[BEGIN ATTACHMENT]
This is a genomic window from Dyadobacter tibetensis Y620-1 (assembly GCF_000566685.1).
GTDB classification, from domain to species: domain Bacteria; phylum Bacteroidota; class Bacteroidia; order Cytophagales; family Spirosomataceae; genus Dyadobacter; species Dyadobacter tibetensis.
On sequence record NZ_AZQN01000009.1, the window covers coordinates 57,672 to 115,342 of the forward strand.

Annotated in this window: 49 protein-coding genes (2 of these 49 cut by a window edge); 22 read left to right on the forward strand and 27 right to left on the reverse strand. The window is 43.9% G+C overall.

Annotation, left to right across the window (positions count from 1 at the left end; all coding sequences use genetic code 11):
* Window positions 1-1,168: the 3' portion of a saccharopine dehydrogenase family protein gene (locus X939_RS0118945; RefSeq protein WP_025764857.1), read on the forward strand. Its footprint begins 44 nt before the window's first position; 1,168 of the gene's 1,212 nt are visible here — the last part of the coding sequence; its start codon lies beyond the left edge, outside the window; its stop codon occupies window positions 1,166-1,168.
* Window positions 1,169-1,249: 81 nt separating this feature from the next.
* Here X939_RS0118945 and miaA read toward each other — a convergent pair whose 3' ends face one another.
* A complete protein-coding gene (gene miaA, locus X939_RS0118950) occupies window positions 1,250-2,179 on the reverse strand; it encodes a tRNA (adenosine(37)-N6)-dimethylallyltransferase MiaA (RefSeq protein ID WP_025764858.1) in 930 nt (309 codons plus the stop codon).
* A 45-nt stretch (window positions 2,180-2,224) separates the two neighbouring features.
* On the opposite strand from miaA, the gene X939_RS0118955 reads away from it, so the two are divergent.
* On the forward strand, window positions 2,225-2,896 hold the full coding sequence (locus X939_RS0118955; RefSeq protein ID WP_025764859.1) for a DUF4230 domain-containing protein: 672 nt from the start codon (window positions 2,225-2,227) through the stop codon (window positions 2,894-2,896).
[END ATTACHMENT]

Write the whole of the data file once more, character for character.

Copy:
This is a genomic window from Dyadobacter tibetensis Y620-1 (assembly GCF_000566685.1).
GTDB classification, from domain to species: domain Bacteria; phylum Bacteroidota; class Bacteroidia; order Cytophagales; family Spirosomataceae; genus Dyadobacter; species Dyadobacter tibetensis.
On sequence record NZ_AZQN01000009.1, the window covers coordinates 57,672 to 115,342 of the forward strand.

Annotated in this window: 49 protein-coding genes (2 of these 49 cut by a window edge); 22 read left to right on the forward strand and 27 right to left on the reverse strand. The window is 43.9% G+C overall.

Annotation, left to right across the window (positions count from 1 at the left end; all coding sequences use genetic code 11):
* Window positions 1-1,168: the 3' portion of a saccharopine dehydrogenase family protein gene (locus X939_RS0118945; RefSeq protein WP_025764857.1), read on the forward strand. Its footprint begins 44 nt before the window's first position; 1,168 of the gene's 1,212 nt are visible here — the last part of the coding sequence; its start codon lies beyond the left edge, outside the window; its stop codon occupies window positions 1,166-1,168.
* Window positions 1,169-1,249: 81 nt separating this feature from the next.
* Here X939_RS0118945 and miaA read toward each other — a convergent pair whose 3' ends face one another.
* A complete protein-coding gene (gene miaA, locus X939_RS0118950) occupies window positions 1,250-2,179 on the reverse strand; it encodes a tRNA (adenosine(37)-N6)-dimethylallyltransferase MiaA (RefSeq protein ID WP_025764858.1) in 930 nt (309 codons plus the stop codon).
* A 45-nt stretch (window positions 2,180-2,224) separates the two neighbouring features.
* On the opposite strand from miaA, the gene X939_RS0118955 reads away from it, so the two are divergent.
* On the forward strand, window positions 2,225-2,896 hold the full coding sequence (locus X939_RS0118955; RefSeq protein ID WP_025764859.1) for a DUF4230 domain-containing protein: 672 nt from the start codon (window positions 2,225-2,227) through the stop codon (window positions 2,894-2,896).